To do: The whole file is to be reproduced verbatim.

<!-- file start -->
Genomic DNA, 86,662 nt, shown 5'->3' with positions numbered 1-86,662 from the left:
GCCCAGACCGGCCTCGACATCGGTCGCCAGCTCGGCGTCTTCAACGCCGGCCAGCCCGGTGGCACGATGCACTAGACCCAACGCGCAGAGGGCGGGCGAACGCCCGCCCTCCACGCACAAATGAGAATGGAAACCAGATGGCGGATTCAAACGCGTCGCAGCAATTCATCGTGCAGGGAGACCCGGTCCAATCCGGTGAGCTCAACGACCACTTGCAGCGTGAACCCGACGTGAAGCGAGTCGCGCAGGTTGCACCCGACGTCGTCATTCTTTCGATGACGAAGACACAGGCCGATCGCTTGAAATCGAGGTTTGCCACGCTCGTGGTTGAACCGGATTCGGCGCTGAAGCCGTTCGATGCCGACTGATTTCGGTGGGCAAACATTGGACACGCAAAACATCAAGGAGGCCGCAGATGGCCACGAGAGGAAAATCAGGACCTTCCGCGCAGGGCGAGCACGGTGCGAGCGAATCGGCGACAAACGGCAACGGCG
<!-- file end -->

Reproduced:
Genomic DNA, 86,662 nt, shown 5'->3' with positions numbered 1-86,662 from the left:
GCCCAGACCGGCCTCGACATCGGTCGCCAGCTCGGCGTCTTCAACGCCGGCCAGCCCGGTGGCACGATGCACTAGACCCAACGCGCAGAGGGCGGGCGAACGCCCGCCCTCCACGCACAAATGAGAATGGAAACCAGATGGCGGATTCAAACGCGTCGCAGCAATTCATCGTGCAGGGAGACCCGGTCCAATCCGGTGAGCTCAACGACCACTTGCAGCGTGAACCCGACGTGAAGCGAGTCGCGCAGGTTGCACCCGACGTCGTCATTCTTTCGATGACGAAGACACAGGCCGATCGCTTGAAATCGAGGTTTGCCACGCTCGTGGTTGAACCGGATTCGGCGCTGAAGCCGTTCGATGCCGACTGATTTCGGTGGGCAAACATTGGACACGCAAAACATCAAGGAGGCCGCAGATGGCCACGAGAGGAAAATCAGGACCTTCCGCGCAGGGCGAGCACGGTGCGAGCGAATCGGCGACAAACGGCAACGGCG